My late grandfather, a prolific writer and documenter and traveler, once told me, “If you don’t know how to begin a project, find a yellow legal pad and start writing.” So here goes!
I’ve been in Haiti for six weeks now. My orientation period has been humbling, and strange, and productive.
Humbling, as I stumble through a new language and accept the hospitality of my gracious host families, who open their homes and the rhythms of their everyday life to me.
Strange, because as much as I’ve traveled, I’ve never had this kind of structured, scheduled orientation. I’m glad for the time & space to adjust, while the stubbornly independent part of me just wants to leap on the nearest tap-tap and go exploring.
Productive, because I’ve learned so much! I can have conversations in Kreyol; I can tell you something about how agroforestry techniques can mitigate the effects of climate change on small farmers; I know my way around parts of Port au Prince! I feel a little burst of joy every time I navigate a new patch of this sometimes-labyrinthine city, with its streetside merchants and steep, densely populated hillsides and abundant bougainvillea.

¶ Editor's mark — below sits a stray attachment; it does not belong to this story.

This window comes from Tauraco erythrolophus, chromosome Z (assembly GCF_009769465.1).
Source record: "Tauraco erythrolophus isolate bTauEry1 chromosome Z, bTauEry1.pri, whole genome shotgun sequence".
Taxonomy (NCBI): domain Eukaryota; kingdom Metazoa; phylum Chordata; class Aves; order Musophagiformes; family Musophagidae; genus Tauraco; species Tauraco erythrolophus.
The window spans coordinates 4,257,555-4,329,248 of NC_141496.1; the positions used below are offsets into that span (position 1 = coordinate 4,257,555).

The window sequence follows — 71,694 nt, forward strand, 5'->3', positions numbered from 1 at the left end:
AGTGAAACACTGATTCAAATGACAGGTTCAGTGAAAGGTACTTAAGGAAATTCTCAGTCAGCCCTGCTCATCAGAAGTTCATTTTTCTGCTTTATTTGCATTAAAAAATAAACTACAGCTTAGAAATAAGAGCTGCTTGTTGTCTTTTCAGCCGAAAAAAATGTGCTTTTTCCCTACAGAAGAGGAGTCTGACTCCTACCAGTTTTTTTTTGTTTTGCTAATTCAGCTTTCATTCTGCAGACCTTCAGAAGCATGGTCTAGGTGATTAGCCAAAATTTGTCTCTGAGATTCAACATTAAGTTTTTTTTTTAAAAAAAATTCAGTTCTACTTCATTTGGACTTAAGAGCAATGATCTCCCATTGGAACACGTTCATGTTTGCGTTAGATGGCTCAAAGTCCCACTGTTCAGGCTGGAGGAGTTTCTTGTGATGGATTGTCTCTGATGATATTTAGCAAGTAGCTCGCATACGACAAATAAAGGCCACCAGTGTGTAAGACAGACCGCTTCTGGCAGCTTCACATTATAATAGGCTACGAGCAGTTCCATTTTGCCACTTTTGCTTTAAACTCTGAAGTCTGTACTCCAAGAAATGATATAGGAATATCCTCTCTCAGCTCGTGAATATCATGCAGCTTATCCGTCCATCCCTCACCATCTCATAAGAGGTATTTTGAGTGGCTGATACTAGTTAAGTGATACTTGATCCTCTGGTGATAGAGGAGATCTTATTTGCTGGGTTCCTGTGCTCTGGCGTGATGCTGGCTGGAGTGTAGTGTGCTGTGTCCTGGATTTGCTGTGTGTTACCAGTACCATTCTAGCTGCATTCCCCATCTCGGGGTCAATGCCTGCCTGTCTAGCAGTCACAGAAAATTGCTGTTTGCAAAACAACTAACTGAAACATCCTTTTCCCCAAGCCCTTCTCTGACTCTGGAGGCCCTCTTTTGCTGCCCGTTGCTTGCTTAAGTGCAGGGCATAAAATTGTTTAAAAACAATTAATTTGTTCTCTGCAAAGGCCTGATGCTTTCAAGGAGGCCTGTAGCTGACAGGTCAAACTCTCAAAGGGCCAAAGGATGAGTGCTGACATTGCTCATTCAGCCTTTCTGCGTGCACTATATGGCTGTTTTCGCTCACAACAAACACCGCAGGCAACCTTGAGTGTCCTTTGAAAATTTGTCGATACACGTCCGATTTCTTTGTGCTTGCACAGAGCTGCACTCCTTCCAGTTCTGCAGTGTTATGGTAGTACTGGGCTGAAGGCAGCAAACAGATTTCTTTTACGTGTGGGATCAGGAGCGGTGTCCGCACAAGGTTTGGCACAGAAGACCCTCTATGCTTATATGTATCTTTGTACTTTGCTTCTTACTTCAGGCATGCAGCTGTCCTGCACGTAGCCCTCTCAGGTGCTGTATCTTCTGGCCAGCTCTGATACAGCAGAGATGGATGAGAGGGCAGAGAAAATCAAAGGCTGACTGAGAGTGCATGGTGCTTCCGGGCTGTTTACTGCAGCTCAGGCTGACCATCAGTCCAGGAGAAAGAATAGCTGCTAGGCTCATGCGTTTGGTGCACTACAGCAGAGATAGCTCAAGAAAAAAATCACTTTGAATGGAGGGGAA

More to come. For now, some photos:
Flying over the Caribbean | Visiting Sokontre | Drawing with Nephta in my first host family | Walking through dry hills in the town of Kabay with MCC colleagues | Tarantula! | Green coffee, just before roasting | An especially colorful tap-tap in PaP | Studying Kreyol | Streets of Petionville with colorful Jalouzi in the background